I am feeling great. I believe that I have mostly recovered from the high-dose steroids. I have also had some severe dizzy spells and muscle weakness; then I saw that my magnesium levels were very low and this was likely the cause. Prograf causes you to waste magnesium and even though I was taking 3200 mg a day, it was not enough. I take more now. Also my doctor felt it was likely exacerbated by an inner ear issue and started Claritin and Nasarel and this has also helped. Today, I forgot that I was ill, I love those days.
A young man, a patient of mine, was recently admitted to the hospital, his grandmother commented to one of the nurses there on 3 South, named Windy (she is a great nurse, but, of course, so are also the nurses that I have met at Kaiser), how it was sad that Dr Anderson left his practice and had abandoned her grandson. Windy reassured her and showed her the web-site (Its mere existence being my own personal HIPPA waiver. In my case, personal knowledge of my medical condition actually has been helpful to others and continues keep alive my desire to teach.) She was both moved and relieved that my absence was not of my own choice.
While getting labs, I dropped by to visit this young man and reassured him that I would always be his doctor. I am very concerned about him. Then it occurred to me, there must be other patients who feel the same way. If anyone knows any of these patients, please reassure them for me that I am still here, my goal is to return to work and I will remain their doctor as long as I can. I also wish to express my deep thanks to my partners for their continued care of my patients.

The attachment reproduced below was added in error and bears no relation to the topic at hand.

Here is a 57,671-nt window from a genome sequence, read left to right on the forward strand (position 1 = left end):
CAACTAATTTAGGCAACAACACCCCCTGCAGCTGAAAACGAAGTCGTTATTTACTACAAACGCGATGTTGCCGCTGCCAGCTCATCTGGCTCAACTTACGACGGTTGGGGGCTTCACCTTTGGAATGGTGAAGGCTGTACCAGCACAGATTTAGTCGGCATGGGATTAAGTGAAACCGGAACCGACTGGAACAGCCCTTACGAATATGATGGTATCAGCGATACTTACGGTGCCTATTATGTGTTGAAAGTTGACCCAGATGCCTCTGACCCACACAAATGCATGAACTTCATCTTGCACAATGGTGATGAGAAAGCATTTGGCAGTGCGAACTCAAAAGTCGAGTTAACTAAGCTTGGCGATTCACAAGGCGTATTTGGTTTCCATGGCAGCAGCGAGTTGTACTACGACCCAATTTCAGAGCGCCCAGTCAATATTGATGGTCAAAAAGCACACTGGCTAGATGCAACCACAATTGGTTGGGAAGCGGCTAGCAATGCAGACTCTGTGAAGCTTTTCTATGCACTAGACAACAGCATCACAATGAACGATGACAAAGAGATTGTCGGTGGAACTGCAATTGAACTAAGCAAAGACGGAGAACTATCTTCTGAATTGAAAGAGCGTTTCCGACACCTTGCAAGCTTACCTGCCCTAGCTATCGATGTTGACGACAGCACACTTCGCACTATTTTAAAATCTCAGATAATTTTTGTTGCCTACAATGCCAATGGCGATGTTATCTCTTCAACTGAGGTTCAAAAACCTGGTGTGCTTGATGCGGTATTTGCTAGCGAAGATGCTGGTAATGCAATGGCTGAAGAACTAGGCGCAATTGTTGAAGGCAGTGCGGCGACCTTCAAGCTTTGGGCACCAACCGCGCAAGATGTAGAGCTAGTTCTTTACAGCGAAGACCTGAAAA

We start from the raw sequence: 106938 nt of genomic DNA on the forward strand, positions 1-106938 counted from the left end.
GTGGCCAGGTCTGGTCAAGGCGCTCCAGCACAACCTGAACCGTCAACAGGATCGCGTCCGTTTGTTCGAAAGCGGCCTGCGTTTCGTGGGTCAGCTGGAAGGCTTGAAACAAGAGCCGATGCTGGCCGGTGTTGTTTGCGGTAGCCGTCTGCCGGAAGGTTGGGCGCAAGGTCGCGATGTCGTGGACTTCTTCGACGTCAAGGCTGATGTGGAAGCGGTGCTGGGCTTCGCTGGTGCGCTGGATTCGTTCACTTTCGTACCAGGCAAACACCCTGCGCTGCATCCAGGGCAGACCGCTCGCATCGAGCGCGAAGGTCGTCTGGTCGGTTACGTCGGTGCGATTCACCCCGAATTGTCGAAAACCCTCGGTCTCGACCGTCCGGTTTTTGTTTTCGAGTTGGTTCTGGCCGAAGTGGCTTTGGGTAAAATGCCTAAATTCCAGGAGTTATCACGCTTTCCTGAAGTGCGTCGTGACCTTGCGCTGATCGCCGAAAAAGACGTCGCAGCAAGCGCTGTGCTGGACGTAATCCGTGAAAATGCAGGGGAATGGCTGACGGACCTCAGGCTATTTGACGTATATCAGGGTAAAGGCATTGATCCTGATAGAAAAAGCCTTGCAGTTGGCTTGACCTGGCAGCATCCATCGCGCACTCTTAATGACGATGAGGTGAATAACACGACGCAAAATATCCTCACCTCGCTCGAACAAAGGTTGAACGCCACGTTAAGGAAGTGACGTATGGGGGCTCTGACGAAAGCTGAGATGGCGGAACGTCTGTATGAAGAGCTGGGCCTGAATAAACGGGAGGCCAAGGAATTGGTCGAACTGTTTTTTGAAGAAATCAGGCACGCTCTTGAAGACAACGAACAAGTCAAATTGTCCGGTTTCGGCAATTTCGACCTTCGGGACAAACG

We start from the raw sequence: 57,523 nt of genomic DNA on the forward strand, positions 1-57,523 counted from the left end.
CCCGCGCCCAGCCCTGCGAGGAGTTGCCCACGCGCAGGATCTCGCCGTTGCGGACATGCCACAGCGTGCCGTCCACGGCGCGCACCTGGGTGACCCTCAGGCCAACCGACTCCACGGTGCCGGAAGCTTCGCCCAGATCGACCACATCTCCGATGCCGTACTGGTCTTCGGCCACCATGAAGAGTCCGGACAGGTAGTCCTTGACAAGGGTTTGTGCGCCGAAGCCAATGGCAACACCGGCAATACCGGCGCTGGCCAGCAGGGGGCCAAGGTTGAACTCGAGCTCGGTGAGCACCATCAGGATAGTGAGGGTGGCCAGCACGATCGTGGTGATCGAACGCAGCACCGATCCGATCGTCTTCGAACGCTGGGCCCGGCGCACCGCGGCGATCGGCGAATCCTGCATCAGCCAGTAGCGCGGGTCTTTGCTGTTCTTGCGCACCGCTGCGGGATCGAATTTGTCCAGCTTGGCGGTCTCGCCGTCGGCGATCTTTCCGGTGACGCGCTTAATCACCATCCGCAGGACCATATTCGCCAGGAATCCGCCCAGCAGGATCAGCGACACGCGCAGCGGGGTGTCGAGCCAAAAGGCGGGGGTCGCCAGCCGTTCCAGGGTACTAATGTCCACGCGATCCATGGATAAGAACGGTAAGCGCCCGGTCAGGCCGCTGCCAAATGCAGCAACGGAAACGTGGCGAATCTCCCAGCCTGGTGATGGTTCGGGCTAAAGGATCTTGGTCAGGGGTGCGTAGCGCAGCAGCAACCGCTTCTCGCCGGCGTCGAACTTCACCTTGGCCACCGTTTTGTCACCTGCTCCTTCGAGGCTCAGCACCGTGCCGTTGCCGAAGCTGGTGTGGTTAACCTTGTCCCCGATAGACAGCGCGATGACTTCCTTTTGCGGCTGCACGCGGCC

After visiting this young man, I stopped by operating room to see Susan, a friend there, that had a gift for me. It was base-relief sculpture of the 'tree of life'. What a beautiful gift. This actually reflects a deep personal symbolism in my life that I alluded to previously, but is unknown to her. I thank her for it.
I looked at the board where all the cases were listed and had this desire to put on some scrubs and get back to work, but alas, I am an obedient and compliant patient and will abide by my doctor's orders and wait until she give me the 'green light' to return to work. Right now she is saying February. The most difficult day ever was when she told me to shut down my practice, it felt like my heart was torn out that day. Caring for others is who I am, I felt like I lost a piece of me that day. My next happiest day will be when I find myself with a ureteroscope in one hand and a 200 micron Holmium laser fiber in the other while blasting an elusive ureteral stone, what joy. Not as Bruce Willis in Armageddon, but like Michelangelo (I always tell my residents, don't drill the stone, sculpt it.)
To all of my patients, I will return and remain your physician as long as I can. This is my goal, this is my hope.
This gift from Drs' Stapp, Nanigian and Takahashi included a donation to plant 30 trees around the world.
Hi Kevin, well you can see what time I'm writing this post (2:30AM). Can't sleep could be the Decadron I took yesterday, otherwise feel pretty good. It is so funny that your post had something to do with "Life". My last post was a poem called "Life", which says, Life is not measured by the number of breaths we take but by the number of moments that take our breath away". We continue to connect in so many ways. I'm looking forward to the Amyloidosis meeting on Saturday. I have email Dena and she does have some interesting information especially about the support group back east. I'm glad I didn't involve myself. Hopefully, this support group will be just a wonderful as the heart transplant support group in Santa Clara. When did you first feel the side effects of Decadron the first time you took the drug. I think you said by Saturday. My cloyshorine count went down from 311 to 237. Still a good number but hopefully it won't drop further before biopsy on Tuesday. See you on Saturday and hope all is well. Tell Barbie hi and we miss you both. love debbie douglas
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